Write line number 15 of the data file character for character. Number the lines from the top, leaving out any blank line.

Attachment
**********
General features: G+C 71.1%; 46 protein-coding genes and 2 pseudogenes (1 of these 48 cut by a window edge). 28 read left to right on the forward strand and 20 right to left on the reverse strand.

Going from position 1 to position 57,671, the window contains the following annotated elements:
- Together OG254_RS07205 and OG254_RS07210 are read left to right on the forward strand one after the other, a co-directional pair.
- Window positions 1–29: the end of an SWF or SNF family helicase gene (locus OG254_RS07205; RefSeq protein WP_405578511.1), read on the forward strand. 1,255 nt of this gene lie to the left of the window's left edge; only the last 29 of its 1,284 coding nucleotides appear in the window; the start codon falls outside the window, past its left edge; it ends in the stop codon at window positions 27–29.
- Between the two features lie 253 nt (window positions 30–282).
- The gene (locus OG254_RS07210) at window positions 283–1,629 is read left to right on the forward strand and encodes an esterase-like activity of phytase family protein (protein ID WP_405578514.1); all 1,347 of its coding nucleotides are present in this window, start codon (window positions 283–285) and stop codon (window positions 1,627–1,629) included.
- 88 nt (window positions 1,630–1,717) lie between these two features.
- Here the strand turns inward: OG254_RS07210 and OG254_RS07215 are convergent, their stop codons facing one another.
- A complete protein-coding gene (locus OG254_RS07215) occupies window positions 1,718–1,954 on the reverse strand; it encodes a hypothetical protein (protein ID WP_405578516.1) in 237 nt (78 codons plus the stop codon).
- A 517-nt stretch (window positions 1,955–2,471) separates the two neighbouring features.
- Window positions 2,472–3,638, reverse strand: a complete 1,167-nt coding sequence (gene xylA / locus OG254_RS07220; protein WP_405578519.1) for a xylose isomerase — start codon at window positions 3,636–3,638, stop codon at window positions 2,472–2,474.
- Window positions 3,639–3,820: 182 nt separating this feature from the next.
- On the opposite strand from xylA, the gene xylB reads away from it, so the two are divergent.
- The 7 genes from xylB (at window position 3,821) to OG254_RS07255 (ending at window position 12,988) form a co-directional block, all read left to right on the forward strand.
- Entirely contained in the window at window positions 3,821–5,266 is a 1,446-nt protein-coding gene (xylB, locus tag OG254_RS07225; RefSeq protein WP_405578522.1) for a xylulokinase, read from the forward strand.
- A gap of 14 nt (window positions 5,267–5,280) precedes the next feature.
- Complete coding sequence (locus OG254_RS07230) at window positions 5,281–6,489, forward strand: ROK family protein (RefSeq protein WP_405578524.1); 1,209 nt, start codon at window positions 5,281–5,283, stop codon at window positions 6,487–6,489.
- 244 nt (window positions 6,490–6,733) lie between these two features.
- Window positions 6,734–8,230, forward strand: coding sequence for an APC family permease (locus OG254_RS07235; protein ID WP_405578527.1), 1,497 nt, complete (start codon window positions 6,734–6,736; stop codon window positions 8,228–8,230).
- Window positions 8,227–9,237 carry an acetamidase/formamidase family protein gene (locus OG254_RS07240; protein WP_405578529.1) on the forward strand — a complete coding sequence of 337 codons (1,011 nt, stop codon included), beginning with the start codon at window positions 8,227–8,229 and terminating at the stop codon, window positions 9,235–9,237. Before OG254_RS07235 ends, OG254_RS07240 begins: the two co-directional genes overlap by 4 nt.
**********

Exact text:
- Entirely contained in the window at window positions 3,821–5,266 is a 1,446-nt protein-coding gene (xylB, locus tag OG254_RS07225; RefSeq protein WP_405578522.1) for a xylulokinase, read from the forward strand.